Tea is served every afternoon in this cozy parlor. (The homemade chocolate biscuits, shortbread and fudge are divine!) ©Laurel Kallenbach

Tea is served every afternoon in this cozy parlor. (The homemade chocolate biscuits, shortbread and fudge are divine!) ©Laurel Kallenbach

The best part of Temple House? Countless things: It’s so comfortable, wondrously welcoming, and the fellow travelers I met were excellent company. There’s a lake that you can boat or fish on and ruins of a 13th-century Knights Templar Castle on the property to explore. (The Templar Castle gives the Temple House estate its name.)

Yet, what I loved most was feeling like I had stepped back into history. (If you really like old stuff, and want to travel back to pre-history, make a day trip to the nearby ancient Carrowmore Megalithic complex.) But even if there were nothing else in the vicinity to do, I can think of no more charming place to relax, read a book, eat fabulous food and dream of eras past than at Temple House.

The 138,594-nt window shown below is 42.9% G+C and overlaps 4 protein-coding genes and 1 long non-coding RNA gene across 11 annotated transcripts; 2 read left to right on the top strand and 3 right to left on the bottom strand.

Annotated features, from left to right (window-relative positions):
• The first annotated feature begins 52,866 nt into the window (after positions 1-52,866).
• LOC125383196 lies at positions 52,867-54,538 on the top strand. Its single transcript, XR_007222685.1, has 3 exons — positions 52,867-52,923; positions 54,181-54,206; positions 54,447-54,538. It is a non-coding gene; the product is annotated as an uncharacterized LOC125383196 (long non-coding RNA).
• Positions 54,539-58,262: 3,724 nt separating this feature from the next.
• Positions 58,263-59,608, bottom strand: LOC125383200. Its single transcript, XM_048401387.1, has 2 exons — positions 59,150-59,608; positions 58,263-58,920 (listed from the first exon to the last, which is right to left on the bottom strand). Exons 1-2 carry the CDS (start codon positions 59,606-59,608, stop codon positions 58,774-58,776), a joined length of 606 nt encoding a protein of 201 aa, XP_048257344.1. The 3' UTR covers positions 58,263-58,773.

Laurel Kallenbach, writer and editor

Read more about my travels in Ireland:

P.S. For more tips on places to visit in Ireland, visit Discover Ireland.

A Visit to Mythic Ireland

It’s nearly St. Patrick’s Day, and so my thoughts turn to Ireland: an ancient and mysterious land filled with landscapes of intense beauty. Ireland always extends welcoming arms to visitors, and it’s one of my all-time favorite destinations.

May the road rise to meet you…and carry you to Eire!

Trees along the Causeway Coast, County Antrim Photo courtesy Tourism Ireland

If you’d like to read some of my past posts about Ireland, click below.

You can find information about travel in Ireland at Discover Ireland.

Laurel Kallenbach, freelance writer and editor